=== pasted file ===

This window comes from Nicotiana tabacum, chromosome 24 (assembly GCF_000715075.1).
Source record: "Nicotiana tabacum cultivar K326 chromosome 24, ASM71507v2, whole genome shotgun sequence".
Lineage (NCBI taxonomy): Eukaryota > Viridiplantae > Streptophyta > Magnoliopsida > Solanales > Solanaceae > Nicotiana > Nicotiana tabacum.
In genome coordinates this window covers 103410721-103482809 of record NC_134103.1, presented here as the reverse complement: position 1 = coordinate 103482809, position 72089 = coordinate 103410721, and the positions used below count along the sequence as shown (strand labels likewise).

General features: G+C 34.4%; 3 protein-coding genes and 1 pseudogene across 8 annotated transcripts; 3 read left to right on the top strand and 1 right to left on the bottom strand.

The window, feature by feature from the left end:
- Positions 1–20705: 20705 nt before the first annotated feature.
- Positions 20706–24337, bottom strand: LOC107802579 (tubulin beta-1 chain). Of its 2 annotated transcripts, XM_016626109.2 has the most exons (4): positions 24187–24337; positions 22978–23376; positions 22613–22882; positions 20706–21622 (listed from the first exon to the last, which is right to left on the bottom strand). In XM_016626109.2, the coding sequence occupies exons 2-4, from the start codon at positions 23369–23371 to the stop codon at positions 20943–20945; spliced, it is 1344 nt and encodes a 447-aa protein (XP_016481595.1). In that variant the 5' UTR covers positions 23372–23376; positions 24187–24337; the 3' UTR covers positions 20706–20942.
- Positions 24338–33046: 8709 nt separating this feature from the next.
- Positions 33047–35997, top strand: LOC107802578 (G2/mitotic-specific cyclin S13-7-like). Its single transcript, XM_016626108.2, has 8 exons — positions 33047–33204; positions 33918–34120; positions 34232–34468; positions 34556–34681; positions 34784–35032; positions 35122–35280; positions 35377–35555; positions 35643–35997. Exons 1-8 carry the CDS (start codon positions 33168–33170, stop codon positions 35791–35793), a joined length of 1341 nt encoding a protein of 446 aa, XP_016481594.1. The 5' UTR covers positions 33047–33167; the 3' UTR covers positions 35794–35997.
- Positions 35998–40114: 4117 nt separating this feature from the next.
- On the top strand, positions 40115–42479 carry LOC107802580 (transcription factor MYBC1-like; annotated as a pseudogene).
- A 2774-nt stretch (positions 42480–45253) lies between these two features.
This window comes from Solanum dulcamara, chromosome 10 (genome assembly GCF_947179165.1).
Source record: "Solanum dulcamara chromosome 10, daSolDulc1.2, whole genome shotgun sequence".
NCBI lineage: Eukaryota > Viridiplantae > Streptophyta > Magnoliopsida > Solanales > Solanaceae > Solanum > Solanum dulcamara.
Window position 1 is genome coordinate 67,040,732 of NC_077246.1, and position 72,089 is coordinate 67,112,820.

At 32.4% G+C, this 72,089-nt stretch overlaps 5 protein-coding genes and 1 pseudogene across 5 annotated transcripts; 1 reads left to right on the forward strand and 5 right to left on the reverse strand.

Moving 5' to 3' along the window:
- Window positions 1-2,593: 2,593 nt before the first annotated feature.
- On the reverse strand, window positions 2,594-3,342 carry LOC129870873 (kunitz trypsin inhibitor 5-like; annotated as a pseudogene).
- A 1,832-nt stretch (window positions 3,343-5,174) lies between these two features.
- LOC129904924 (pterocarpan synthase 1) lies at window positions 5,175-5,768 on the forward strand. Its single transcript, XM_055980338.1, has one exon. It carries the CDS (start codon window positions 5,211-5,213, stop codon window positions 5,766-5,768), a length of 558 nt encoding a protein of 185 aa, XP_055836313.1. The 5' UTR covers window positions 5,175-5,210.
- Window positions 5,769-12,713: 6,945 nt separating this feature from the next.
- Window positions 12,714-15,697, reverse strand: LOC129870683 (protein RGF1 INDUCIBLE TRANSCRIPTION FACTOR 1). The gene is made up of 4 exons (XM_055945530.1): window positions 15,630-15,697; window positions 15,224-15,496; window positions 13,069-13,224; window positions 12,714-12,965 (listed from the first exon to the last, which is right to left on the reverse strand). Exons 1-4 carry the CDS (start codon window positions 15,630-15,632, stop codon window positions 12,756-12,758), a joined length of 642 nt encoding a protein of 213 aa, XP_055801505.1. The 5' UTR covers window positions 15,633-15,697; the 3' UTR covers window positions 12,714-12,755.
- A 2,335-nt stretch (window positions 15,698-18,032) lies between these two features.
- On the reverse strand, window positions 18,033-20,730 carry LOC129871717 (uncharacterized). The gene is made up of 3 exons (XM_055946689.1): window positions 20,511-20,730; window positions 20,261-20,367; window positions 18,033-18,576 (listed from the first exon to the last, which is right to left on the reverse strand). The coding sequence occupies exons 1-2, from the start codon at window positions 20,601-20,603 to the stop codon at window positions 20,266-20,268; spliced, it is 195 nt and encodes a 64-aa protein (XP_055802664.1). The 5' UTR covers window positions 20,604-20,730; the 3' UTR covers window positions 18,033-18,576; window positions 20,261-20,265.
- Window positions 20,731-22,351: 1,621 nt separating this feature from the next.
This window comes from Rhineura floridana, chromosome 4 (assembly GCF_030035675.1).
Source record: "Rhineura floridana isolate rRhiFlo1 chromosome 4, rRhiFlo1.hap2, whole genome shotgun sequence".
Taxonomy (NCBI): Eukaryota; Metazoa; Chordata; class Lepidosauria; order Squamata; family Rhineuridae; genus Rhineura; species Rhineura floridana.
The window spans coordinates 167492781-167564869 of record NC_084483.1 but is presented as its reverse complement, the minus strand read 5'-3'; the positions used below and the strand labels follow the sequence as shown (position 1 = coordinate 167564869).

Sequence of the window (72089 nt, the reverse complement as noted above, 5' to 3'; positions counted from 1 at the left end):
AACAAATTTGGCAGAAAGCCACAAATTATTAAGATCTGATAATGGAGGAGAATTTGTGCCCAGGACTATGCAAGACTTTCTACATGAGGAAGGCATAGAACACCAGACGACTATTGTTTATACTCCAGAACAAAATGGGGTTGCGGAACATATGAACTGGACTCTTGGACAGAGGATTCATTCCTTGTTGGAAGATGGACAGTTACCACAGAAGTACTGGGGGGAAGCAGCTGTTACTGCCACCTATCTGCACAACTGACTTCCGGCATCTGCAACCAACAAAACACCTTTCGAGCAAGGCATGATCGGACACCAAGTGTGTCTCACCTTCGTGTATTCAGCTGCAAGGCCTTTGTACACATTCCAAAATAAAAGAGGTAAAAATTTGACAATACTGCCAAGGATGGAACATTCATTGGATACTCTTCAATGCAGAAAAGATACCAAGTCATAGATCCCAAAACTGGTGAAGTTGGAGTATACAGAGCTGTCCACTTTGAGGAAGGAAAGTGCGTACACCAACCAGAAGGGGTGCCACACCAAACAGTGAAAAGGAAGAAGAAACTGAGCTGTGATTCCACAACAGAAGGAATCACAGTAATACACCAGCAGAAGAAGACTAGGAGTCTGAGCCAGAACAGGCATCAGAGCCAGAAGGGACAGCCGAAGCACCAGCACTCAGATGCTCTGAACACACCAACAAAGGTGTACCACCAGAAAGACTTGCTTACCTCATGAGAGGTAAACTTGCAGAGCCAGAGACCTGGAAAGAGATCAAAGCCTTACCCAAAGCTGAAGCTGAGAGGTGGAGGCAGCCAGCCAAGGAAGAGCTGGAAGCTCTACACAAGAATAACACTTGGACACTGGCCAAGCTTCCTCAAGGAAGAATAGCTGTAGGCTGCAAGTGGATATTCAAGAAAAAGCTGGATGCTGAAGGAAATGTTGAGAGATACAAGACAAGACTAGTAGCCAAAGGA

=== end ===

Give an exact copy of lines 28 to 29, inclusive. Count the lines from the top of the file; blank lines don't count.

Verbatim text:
- Window positions 20,731-22,351: 1,621 nt separating this feature from the next.
This window comes from Rhineura floridana, chromosome 4 (assembly GCF_030035675.1).